McNamara secures extra time for debate on Agricultural and Food Supply Chain Bil

Independent Clare TD Michael McNamara has received a commitment from Taoiseach Leo Varadkar in Dáil Eireann today that tomorrow’s (Wednesday) scheduled discussion of the Agricultural and Food Supply Chain Bill will be extended.

Deputy McNamara has expressed concern that the Government’s proposed Agri-Food Regulator could be a “toothless tiger” without key amendments being made to the Bill and criticised the limited time of one hour being afforded to TDs to debate the legislation.

Speaking during the Order of Business today, Deputy McNamara told the Taoiseach, “The Programme for Government pledges to introduce a new food authority that will ensure ‘fairness, equity, and transparency in the food chain’. The legislation to do that is coming before the House tomorrow on Report Stage. Twenty-five amendments have been put forward in good faith, the majority by the Opposition but a significant minority by the Minister for Agriculture, Food and the Marine. The Bill is being guillotined. Our debate is limited to one hour.”

The Clare Farmer and Barrister continued, “The Taoiseach, before he took office, said that sometimes a guillotine was necessary to get things done. This is the first time the Bill is being put at Report Stage. There have been no long speeches and there is certainly no question of a filibuster. Will the Taoiseach explain to the House why it is necessary to curtail debate on this? In fairness to farmers, surely if they have waited this long, they are entitled to a Bill that will actually work and a regulator that will actually have teeth.”

Taoiseach Leo Varadkar responded to Deputy McNamara confirming that he would request the Chief Whip to “find another hour or two” for the Dáil discussion.

Deputy McNamara has submitted amendments to the Bill, including one that would require more reporting by processors, in particular in regard the discounts and bonuses paid for both in-spec and out-of-spec cattle and what processors are being paid by retailers and any conditionality, specifically, around age demanded by the retailers. 

“This needs to be taken out of the shadows and light shone on it for the benefit of everybody in the food chain,” stated Deputy McNamara. “The amendment is based on the US Agricultural and Food Supply Chain Bill 2022, passed by Congress in response to growing concern at the concentration of power in the so-called meat-packer”, or processors, there.  The measures proposed are legally sound as they have survived in the USA notwithstanding the hostility of their processors to it.”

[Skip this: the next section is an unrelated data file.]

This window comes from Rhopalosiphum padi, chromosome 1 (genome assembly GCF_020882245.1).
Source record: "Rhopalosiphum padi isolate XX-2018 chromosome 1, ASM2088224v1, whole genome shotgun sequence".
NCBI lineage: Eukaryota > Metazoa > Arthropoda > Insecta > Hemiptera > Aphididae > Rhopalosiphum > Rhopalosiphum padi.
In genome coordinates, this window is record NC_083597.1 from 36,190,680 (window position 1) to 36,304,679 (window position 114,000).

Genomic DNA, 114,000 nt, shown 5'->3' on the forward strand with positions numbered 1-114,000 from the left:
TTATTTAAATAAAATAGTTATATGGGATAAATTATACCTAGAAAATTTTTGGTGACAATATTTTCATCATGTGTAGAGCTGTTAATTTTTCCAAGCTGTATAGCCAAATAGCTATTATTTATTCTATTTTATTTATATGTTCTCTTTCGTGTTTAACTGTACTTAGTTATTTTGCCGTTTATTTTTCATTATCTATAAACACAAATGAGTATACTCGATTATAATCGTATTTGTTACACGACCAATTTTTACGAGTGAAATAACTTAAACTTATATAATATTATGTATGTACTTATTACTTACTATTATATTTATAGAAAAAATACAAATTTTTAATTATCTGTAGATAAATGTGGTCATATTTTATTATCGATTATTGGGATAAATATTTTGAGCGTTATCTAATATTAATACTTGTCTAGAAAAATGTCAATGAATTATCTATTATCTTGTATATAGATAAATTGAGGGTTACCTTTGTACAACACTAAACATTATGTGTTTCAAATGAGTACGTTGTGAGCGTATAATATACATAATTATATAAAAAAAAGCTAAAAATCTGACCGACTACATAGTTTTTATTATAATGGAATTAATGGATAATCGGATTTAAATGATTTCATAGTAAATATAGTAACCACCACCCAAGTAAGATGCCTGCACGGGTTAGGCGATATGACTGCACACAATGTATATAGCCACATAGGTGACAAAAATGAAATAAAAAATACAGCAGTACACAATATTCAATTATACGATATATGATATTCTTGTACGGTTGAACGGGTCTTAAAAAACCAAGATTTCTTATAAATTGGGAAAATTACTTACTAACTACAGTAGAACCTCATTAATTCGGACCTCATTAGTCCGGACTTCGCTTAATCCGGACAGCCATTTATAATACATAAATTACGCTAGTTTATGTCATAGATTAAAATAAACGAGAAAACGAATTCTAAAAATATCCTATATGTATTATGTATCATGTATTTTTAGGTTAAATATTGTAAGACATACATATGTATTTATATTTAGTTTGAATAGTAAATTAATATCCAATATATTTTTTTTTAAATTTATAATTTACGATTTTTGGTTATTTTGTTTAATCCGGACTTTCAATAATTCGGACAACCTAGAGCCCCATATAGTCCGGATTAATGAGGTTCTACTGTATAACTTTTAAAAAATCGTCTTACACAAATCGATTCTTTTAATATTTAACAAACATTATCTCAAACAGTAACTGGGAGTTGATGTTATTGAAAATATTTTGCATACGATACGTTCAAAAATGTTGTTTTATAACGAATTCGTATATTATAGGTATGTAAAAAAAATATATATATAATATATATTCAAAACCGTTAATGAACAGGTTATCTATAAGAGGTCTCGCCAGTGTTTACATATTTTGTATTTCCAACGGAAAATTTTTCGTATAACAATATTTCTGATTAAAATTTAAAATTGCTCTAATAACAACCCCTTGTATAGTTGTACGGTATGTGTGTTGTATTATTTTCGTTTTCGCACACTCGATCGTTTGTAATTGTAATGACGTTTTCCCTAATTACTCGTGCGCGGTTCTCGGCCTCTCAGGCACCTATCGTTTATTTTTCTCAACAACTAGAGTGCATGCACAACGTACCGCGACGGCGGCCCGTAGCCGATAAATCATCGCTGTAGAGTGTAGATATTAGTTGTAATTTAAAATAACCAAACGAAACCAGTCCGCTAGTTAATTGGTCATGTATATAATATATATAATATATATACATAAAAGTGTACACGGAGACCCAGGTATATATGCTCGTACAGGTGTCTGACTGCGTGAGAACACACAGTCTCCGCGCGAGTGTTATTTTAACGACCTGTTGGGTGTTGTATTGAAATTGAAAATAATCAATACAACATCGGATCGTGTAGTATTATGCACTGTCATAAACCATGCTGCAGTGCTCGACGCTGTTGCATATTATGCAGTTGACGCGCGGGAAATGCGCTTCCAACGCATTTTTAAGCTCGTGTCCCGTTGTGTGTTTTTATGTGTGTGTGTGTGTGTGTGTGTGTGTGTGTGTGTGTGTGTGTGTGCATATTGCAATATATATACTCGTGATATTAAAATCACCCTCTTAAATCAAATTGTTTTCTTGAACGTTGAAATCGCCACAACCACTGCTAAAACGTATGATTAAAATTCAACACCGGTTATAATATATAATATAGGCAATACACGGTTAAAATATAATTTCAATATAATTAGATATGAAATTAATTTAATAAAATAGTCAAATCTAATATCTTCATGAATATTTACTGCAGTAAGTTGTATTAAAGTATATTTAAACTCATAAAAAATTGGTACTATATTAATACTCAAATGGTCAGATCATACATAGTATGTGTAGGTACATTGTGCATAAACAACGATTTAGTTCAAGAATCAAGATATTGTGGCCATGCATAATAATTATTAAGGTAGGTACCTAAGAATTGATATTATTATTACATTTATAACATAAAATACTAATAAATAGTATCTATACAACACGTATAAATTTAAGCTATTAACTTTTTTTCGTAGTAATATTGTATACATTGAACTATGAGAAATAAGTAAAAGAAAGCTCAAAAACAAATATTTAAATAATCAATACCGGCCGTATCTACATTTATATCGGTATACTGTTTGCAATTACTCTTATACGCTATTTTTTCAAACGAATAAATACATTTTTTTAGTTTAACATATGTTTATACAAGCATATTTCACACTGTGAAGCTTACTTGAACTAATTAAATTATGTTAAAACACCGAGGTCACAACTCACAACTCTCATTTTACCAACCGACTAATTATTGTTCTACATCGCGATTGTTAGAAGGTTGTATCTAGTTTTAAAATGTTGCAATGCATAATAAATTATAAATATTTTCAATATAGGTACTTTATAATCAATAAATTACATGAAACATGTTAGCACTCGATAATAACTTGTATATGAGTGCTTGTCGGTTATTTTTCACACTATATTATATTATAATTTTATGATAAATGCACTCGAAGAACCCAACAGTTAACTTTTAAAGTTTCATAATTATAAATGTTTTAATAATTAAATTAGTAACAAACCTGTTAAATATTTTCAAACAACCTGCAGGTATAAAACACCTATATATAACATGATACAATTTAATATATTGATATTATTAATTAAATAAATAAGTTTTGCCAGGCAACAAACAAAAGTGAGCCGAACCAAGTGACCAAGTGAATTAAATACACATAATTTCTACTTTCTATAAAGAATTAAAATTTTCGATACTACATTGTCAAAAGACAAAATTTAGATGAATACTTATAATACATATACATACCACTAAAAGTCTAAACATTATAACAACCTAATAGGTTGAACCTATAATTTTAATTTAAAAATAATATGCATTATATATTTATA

Deputy McNamara has submitted a separate amendment that proposes to enable the new regulator, in conjunction with Teagasc, to determine the cost of production of basis food items, and to ban retailers in the State from selling such items below their cost of production.

“This mirrors a Spanish Law 16/2021, of 15 December, which was also to transpose into Spanish law the requirements in Directive (EU) No 2019/633,” explained the Clare TD.  “While I accept there may be mush wringing of hands by Department officials about such a measure, if it’s lawful and can be done in Spain to protect their producer, it’s lawful and can be done here.”

Another amendment submitted by Deputy McNamara mirrors the Spanish Royal Decree-Law 5/2020 of February 25, 2020, the purpose of which is to implement the same EU law, Directive (EU) 2019/633 on unfair trading practices.

According to Deputy McNamara, “This would allow the regulator to outlay the cancellation of orders of perishable goods at very short notice and the practice of returning unsold produce without any payment, both of which are crippling the Irish horticultural sector. From the perspectives of food security, the environment and basic fairness to food producers, we cannot allow indigenous horticulture producers to be driven to the wall. The Bill offers the possibility to introduce protections but fails to do so.”

He added, “I have also proposed to undo the watering down of the protections introduced by Richard Bruton in the Consumer Protection Act 2007 (Grocery Goods Undertakings) Regulations 2016, introduced after significant work by the Oireachtas Agriculture Committee when I was a member from 2011 to 2016. This was replaced, under cover of Covid, on 28 April, 2021 by Charlie McConalogue and, to date, there has been little discussion of, or explanation for, the row-back of protections for producers.”